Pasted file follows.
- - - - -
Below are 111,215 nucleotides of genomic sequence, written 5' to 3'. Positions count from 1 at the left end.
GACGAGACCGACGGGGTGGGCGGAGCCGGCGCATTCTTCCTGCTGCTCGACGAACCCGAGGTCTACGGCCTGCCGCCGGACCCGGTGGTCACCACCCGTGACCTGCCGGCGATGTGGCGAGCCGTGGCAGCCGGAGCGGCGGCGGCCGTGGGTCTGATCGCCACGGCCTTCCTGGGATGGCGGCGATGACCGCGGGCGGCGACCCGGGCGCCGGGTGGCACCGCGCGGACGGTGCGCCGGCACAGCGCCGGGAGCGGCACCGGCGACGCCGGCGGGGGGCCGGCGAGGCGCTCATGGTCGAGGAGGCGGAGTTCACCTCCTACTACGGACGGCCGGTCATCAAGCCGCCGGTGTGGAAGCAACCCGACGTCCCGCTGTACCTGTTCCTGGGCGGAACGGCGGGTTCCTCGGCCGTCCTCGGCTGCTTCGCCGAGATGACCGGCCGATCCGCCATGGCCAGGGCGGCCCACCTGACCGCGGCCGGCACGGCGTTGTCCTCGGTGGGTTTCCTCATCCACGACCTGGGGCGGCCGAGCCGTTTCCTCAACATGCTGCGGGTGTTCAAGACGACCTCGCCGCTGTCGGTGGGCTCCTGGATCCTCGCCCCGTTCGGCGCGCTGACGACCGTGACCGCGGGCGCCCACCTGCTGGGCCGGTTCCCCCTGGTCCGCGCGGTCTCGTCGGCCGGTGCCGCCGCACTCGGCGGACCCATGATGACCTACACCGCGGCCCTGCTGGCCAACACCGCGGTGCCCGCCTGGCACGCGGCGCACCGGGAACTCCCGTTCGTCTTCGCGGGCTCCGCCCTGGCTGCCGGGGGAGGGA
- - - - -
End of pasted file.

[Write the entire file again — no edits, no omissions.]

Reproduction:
Below are 111,215 nucleotides of genomic sequence, written 5' to 3'. Positions count from 1 at the left end.
GACGAGACCGACGGGGTGGGCGGAGCCGGCGCATTCTTCCTGCTGCTCGACGAACCCGAGGTCTACGGCCTGCCGCCGGACCCGGTGGTCACCACCCGTGACCTGCCGGCGATGTGGCGAGCCGTGGCAGCCGGAGCGGCGGCGGCCGTGGGTCTGATCGCCACGGCCTTCCTGGGATGGCGGCGATGACCGCGGGCGGCGACCCGGGCGCCGGGTGGCACCGCGCGGACGGTGCGCCGGCACAGCGCCGGGAGCGGCACCGGCGACGCCGGCGGGGGGCCGGCGAGGCGCTCATGGTCGAGGAGGCGGAGTTCACCTCCTACTACGGACGGCCGGTCATCAAGCCGCCGGTGTGGAAGCAACCCGACGTCCCGCTGTACCTGTTCCTGGGCGGAACGGCGGGTTCCTCGGCCGTCCTCGGCTGCTTCGCCGAGATGACCGGCCGATCCGCCATGGCCAGGGCGGCCCACCTGACCGCGGCCGGCACGGCGTTGTCCTCGGTGGGTTTCCTCATCCACGACCTGGGGCGGCCGAGCCGTTTCCTCAACATGCTGCGGGTGTTCAAGACGACCTCGCCGCTGTCGGTGGGCTCCTGGATCCTCGCCCCGTTCGGCGCGCTGACGACCGTGACCGCGGGCGCCCACCTGCTGGGCCGGTTCCCCCTGGTCCGCGCGGTCTCGTCGGCCGGTGCCGCCGCACTCGGCGGACCCATGATGACCTACACCGCGGCCCTGCTGGCCAACACCGCGGTGCCCGCCTGGCACGCGGCGCACCGGGAACTCCCGTTCGTCTTCGCGGGCTCCGCCCTGGCTGCCGGGGGAGGGA